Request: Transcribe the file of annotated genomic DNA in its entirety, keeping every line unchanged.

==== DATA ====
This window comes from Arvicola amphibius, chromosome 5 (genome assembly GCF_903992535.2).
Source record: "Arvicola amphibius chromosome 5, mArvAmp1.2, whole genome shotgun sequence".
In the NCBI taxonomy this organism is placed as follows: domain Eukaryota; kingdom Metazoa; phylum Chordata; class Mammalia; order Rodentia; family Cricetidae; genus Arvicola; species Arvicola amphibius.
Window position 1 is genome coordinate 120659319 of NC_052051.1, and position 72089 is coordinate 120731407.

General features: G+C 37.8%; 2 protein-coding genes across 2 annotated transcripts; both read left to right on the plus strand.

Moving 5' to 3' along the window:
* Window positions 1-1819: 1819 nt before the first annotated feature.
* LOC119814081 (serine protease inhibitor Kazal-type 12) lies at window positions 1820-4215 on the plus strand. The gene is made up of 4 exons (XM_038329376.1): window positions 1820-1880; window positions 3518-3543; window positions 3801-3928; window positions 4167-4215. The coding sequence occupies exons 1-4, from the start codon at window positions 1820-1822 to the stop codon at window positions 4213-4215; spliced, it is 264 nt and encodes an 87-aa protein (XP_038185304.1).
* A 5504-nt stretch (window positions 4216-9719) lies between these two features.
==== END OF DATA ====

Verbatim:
This window comes from Arvicola amphibius, chromosome 5 (genome assembly GCF_903992535.2).
Source record: "Arvicola amphibius chromosome 5, mArvAmp1.2, whole genome shotgun sequence".
In the NCBI taxonomy this organism is placed as follows: domain Eukaryota; kingdom Metazoa; phylum Chordata; class Mammalia; order Rodentia; family Cricetidae; genus Arvicola; species Arvicola amphibius.
Window position 1 is genome coordinate 120659319 of NC_052051.1, and position 72089 is coordinate 120731407.

General features: G+C 37.8%; 2 protein-coding genes across 2 annotated transcripts; both read left to right on the plus strand.

Moving 5' to 3' along the window:
* Window positions 1-1819: 1819 nt before the first annotated feature.
* LOC119814081 (serine protease inhibitor Kazal-type 12) lies at window positions 1820-4215 on the plus strand. The gene is made up of 4 exons (XM_038329376.1): window positions 1820-1880; window positions 3518-3543; window positions 3801-3928; window positions 4167-4215. The coding sequence occupies exons 1-4, from the start codon at window positions 1820-1822 to the stop codon at window positions 4213-4215; spliced, it is 264 nt and encodes an 87-aa protein (XP_038185304.1).
* A 5504-nt stretch (window positions 4216-9719) lies between these two features.